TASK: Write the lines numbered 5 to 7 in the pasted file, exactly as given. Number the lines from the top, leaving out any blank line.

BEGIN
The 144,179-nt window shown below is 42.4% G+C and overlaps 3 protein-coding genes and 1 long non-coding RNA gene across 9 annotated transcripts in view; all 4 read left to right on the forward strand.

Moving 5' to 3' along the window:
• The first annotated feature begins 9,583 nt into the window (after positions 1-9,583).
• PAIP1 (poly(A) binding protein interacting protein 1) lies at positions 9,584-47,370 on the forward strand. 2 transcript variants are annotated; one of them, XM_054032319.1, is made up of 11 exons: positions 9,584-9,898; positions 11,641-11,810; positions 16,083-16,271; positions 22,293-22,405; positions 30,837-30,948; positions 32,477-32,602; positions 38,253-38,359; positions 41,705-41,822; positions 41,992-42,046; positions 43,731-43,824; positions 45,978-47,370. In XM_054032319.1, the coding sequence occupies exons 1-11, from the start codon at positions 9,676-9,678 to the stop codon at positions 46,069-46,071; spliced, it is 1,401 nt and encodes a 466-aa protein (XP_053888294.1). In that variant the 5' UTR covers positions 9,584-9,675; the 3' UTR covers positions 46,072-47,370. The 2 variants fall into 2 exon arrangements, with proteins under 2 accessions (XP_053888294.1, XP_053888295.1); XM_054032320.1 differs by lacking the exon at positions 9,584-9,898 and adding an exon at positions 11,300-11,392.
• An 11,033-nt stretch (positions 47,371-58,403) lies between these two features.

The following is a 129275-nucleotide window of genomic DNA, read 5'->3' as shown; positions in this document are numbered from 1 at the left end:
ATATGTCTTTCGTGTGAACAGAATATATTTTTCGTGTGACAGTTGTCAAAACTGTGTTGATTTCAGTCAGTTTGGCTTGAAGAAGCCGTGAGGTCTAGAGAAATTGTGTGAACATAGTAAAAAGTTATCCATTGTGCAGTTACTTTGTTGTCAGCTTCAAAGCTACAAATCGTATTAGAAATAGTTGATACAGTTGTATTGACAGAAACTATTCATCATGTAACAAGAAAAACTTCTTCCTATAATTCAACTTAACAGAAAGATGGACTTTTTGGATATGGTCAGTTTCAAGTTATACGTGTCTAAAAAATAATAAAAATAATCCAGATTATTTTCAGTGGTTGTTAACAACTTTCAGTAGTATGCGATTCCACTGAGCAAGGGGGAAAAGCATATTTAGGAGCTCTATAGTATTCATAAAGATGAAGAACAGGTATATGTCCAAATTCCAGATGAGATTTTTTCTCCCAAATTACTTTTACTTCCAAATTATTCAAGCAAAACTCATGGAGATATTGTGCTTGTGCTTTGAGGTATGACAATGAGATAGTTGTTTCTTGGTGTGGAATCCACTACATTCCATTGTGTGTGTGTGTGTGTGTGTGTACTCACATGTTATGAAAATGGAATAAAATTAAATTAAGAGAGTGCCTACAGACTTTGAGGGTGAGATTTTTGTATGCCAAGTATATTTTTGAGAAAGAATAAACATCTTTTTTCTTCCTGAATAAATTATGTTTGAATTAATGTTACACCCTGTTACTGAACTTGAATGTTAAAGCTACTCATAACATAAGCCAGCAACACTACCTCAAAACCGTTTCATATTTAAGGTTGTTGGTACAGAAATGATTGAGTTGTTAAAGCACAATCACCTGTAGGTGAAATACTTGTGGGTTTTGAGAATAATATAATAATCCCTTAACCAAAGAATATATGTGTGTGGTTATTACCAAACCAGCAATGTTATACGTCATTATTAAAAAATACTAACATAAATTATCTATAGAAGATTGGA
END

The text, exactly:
• An 11,033-nt stretch (positions 47,371-58,403) lies between these two features.

The following is a 129275-nucleotide window of genomic DNA, read 5'->3' as shown; positions in this document are numbered from 1 at the left end:
ATATGTCTTTCGTGTGAACAGAATATATTTTTCGTGTGACAGTTGTCAAAACTGTGTTGATTTCAGTCAGTTTGGCTTGAAGAAGCCGTGAGGTCTAGAGAAATTGTGTGAACATAGTAAAAAGTTATCCATTGTGCAGTTACTTTGTTGTCAGCTTCAAAGCTACAAATCGTATTAGAAATAGTTGATACAGTTGTATTGACAGAAACTATTCATCATGTAACAAGAAAAACTTCTTCCTATAATTCAACTTAACAGAAAGATGGACTTTTTGGATATGGTCAGTTTCAAGTTATACGTGTCTAAAAAATAATAAAAATAATCCAGATTATTTTCAGTGGTTGTTAACAACTTTCAGTAGTATGCGATTCCACTGAGCAAGGGGGAAAAGCATATTTAGGAGCTCTATAGTATTCATAAAGATGAAGAACAGGTATATGTCCAAATTCCAGATGAGATTTTTTCTCCCAAATTACTTTTACTTCCAAATTATTCAAGCAAAACTCATGGAGATATTGTGCTTGTGCTTTGAGGTATGACAATGAGATAGTTGTTTCTTGGTGTGGAATCCACTACATTCCATTGTGTGTGTGTGTGTGTGTGTGTACTCACATGTTATGAAAATGGAATAAAATTAAATTAAGAGAGTGCCTACAGACTTTGAGGGTGAGATTTTTGTATGCCAAGTATATTTTTGAGAAAGAATAAACATCTTTTTTCTTCCTGAATAAATTATGTTTGAATTAATGTTACACCCTGTTACTGAACTTGAATGTTAAAGCTACTCATAACATAAGCCAGCAACACTACCTCAAAACCGTTTCATATTTAAGGTTGTTGGTACAGAAATGATTGAGTTGTTAAAGCACAATCACCTGTAGGTGAAATACTTGTGGGTTTTGAGAATAATATAATAATCCCTTAACCAAAGAATATATGTGTGTGGTTATTACCAAACCAGCAATGTTATACGTCATTATTAAAAAATACTAACATAAATTATCTATAGAAGATTGGA